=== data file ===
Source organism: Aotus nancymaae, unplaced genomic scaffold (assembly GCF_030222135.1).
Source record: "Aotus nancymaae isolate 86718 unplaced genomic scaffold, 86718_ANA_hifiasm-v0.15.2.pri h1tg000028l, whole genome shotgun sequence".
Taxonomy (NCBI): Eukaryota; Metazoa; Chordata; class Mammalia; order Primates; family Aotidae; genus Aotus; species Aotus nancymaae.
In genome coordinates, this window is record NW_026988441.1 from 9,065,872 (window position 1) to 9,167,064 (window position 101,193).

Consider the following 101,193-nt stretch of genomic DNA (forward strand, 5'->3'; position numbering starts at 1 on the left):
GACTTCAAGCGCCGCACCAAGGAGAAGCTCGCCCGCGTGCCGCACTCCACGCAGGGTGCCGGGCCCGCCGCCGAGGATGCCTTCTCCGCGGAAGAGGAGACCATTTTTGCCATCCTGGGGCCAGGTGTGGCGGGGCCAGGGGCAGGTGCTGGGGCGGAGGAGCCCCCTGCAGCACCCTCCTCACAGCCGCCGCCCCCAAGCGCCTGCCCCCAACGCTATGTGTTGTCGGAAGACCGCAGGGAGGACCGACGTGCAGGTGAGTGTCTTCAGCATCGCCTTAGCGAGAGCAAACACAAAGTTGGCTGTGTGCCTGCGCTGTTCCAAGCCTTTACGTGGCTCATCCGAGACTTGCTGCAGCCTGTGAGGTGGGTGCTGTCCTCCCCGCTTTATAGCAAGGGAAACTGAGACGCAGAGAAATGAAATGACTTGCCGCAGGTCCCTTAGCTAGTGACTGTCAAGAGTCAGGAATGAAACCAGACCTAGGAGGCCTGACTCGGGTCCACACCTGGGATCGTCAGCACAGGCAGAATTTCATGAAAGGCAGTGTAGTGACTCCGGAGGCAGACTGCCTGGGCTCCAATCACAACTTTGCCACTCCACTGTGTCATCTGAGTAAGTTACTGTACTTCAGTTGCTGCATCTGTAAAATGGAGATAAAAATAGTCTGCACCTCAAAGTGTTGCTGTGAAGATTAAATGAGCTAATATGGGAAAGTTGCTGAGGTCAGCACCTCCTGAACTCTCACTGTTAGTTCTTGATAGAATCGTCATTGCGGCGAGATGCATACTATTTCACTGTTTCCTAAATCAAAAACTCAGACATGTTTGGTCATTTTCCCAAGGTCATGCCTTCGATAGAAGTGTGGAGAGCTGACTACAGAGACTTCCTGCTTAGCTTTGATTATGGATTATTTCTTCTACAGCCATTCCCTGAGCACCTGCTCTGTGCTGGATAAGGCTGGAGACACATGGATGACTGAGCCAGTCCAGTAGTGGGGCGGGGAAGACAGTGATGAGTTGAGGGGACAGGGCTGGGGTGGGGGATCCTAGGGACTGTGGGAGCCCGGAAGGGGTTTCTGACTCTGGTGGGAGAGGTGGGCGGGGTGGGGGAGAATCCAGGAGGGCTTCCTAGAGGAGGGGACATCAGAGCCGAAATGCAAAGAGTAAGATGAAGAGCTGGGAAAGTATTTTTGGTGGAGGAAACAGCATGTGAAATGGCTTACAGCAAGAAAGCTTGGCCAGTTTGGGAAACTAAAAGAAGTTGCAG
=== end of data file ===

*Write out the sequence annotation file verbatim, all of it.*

Source organism: Aotus nancymaae, unplaced genomic scaffold (assembly GCF_030222135.1).
Source record: "Aotus nancymaae isolate 86718 unplaced genomic scaffold, 86718_ANA_hifiasm-v0.15.2.pri h1tg000028l, whole genome shotgun sequence".
Taxonomy (NCBI): Eukaryota; Metazoa; Chordata; class Mammalia; order Primates; family Aotidae; genus Aotus; species Aotus nancymaae.
In genome coordinates, this window is record NW_026988441.1 from 9,065,872 (window position 1) to 9,167,064 (window position 101,193).

Consider the following 101,193-nt stretch of genomic DNA (forward strand, 5'->3'; position numbering starts at 1 on the left):
GACTTCAAGCGCCGCACCAAGGAGAAGCTCGCCCGCGTGCCGCACTCCACGCAGGGTGCCGGGCCCGCCGCCGAGGATGCCTTCTCCGCGGAAGAGGAGACCATTTTTGCCATCCTGGGGCCAGGTGTGGCGGGGCCAGGGGCAGGTGCTGGGGCGGAGGAGCCCCCTGCAGCACCCTCCTCACAGCCGCCGCCCCCAAGCGCCTGCCCCCAACGCTATGTGTTGTCGGAAGACCGCAGGGAGGACCGACGTGCAGGTGAGTGTCTTCAGCATCGCCTTAGCGAGAGCAAACACAAAGTTGGCTGTGTGCCTGCGCTGTTCCAAGCCTTTACGTGGCTCATCCGAGACTTGCTGCAGCCTGTGAGGTGGGTGCTGTCCTCCCCGCTTTATAGCAAGGGAAACTGAGACGCAGAGAAATGAAATGACTTGCCGCAGGTCCCTTAGCTAGTGACTGTCAAGAGTCAGGAATGAAACCAGACCTAGGAGGCCTGACTCGGGTCCACACCTGGGATCGTCAGCACAGGCAGAATTTCATGAAAGGCAGTGTAGTGACTCCGGAGGCAGACTGCCTGGGCTCCAATCACAACTTTGCCACTCCACTGTGTCATCTGAGTAAGTTACTGTACTTCAGTTGCTGCATCTGTAAAATGGAGATAAAAATAGTCTGCACCTCAAAGTGTTGCTGTGAAGATTAAATGAGCTAATATGGGAAAGTTGCTGAGGTCAGCACCTCCTGAACTCTCACTGTTAGTTCTTGATAGAATCGTCATTGCGGCGAGATGCATACTATTTCACTGTTTCCTAAATCAAAAACTCAGACATGTTTGGTCATTTTCCCAAGGTCATGCCTTCGATAGAAGTGTGGAGAGCTGACTACAGAGACTTCCTGCTTAGCTTTGATTATGGATTATTTCTTCTACAGCCATTCCCTGAGCACCTGCTCTGTGCTGGATAAGGCTGGAGACACATGGATGACTGAGCCAGTCCAGTAGTGGGGCGGGGAAGACAGTGATGAGTTGAGGGGACAGGGCTGGGGTGGGGGATCCTAGGGACTGTGGGAGCCCGGAAGGGGTTTCTGACTCTGGTGGGAGAGGTGGGCGGGGTGGGGGAGAATCCAGGAGGGCTTCCTAGAGGAGGGGACATCAGAGCCGAAATGCAAAGAGTAAGATGAAGAGCTGGGAAAGTATTTTTGGTGGAGGAAACAGCATGTGAAATGGCTTACAGCAAGAAAGCTTGGCCAGTTTGGGAAACTAAAAGAAGTTGCAG